While it is a bitter blow for the PNG team to head to the Gold Coast without their star athlete, the president of Athletics PNG, Tony Green, said Wisil’s career was by no means over yet.
“We have a full time coach in country for at least the next two years under an IAAF funded program and he’s working with Toea in Garoka,” Mr Green said.
“Toea is still on an Olympic scholarship, that’s her medium-term focus. So she’s looking forward to the Pacific Games next year, and the Tokyo Olympics.”
Toea is a big talent, but there remains a big problem
Every coach that has ever worked with Wisil has said much the same thing: masses of talent but not always the easiest person to work with.
It is a problem that Mr Green acknowledges, but one that he believes can be overcome.
“It’s not the first time she has split with her coach, that’s true … but now that we’ve got Toea back in PNG, I think it’ll be easier for us to work with her and manage her better. It’s been a bit difficult while she’s been in Australia,” Mr Green said.
“Toea wanted a bit more freedom to make decisions for herself, and that caused a bit of friction with the coaches. They were demanding a certain level of commitment and Toea felt as though it was a bit too much.”
Wisil’s now former coach Fairweather said her poor performances in London, and the unexpected defeat at the Mini Games to her friend and rival, added up to a reality check.
“Sometimes you’ve got to learn to take defeat and move on and be stronger,” Fairweather said.
Toea Wisil thrilled the crowd with a gold medal-winning performance in the women’s 100m at the 2015 Pacific Games. (GNS: Susie Pini)
Wisil is certainly capable of overcoming adversity, as she proved at the Pacific Games in Port Moresby in 2015, where she rose above the personal tragedy of losing her father and brother, to triumph in front of her family and adoring fans on her home track.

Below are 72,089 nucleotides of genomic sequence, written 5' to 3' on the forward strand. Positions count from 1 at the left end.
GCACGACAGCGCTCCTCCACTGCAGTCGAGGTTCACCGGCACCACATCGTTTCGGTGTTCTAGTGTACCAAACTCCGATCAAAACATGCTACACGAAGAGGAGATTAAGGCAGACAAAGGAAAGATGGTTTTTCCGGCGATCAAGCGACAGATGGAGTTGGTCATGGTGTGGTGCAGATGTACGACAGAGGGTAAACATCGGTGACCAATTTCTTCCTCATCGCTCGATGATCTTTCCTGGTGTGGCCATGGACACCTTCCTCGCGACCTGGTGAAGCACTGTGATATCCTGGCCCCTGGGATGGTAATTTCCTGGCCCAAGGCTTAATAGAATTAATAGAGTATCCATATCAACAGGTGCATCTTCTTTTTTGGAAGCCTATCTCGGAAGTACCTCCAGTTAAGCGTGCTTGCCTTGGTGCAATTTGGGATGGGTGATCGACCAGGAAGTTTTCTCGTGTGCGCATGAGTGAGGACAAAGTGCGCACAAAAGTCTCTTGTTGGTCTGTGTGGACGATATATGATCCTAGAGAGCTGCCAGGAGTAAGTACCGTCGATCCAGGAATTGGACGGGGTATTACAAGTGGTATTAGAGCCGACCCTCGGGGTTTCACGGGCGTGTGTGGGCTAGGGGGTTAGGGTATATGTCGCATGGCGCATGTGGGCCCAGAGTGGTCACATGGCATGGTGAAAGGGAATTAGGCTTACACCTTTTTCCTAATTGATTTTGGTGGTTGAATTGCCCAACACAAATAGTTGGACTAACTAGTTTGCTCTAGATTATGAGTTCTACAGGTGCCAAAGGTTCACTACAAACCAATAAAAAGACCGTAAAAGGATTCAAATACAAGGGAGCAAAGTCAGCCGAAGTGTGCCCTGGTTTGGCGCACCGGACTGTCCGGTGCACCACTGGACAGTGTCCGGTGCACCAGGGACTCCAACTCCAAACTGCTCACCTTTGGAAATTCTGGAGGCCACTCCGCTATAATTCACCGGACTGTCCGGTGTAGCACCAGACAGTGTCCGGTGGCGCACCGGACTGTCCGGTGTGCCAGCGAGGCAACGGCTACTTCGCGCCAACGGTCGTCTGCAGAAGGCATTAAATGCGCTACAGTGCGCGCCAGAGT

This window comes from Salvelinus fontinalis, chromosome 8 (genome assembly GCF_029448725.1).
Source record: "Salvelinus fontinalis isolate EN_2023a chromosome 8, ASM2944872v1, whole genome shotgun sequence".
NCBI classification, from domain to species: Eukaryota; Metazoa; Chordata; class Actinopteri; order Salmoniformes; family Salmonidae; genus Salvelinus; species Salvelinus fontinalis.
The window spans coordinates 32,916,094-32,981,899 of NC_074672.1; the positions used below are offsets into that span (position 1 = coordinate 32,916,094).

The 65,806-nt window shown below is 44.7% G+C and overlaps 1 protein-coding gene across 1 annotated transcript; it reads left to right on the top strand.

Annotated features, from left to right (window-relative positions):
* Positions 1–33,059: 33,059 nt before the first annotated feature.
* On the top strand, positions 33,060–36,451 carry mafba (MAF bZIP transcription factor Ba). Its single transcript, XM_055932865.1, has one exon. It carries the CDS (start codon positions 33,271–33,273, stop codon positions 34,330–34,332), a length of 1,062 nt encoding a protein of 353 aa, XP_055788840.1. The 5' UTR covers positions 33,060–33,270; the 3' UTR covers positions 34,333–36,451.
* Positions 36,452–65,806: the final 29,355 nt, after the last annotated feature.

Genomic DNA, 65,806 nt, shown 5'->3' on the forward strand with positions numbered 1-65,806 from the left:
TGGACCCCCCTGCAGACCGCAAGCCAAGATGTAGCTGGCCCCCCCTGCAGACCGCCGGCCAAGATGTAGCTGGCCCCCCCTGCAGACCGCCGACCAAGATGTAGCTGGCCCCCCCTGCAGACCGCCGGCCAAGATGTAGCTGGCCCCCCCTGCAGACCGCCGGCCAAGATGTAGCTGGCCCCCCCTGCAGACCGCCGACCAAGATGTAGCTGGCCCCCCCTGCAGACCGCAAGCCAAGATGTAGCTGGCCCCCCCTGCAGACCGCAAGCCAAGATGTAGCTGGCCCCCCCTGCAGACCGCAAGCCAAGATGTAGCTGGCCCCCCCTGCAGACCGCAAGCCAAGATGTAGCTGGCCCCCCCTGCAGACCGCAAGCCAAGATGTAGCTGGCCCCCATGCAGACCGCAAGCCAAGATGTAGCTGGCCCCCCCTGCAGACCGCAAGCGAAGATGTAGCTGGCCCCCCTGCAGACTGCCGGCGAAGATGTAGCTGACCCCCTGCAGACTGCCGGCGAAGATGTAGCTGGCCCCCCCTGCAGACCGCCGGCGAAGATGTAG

Her coach at the time was Sharon Hannan, who mentored Australia’s Olympic champion hurdler Sally Pearson for more than a decade.
After watching her win the 100 metres final at the Pacific Games, Hannan said Wisil was good enough to mix it with the very best — but there was a catch.
“If she was an unbelievably committed athlete and never missed a session, I guarantee that she could run 10.8 seconds [with] the Americans and the Jamaicans,” Hannan said.
“But she comes from a different culture and they don’t see things like that as an absolute priority. She trains reasonably well, but to be a 10.8 runner you have to be totally dedicated.”
And that has been the crux of the matter throughout Wisil’s up and down career.
“When she’s in a good frame of mind, she’s lovely to coach, but when she’s not in a good frame of mind, she’s difficult,” Lloyd Way, one of her former coaches, said in 2013.
Wisil has already indicated that she plans to retire after the Tokyo 2020 Games, but whether she can deliver a last hurrah on the big stage by making an elusive Olympic semi-final is most probably a question only the athlete herself can answer.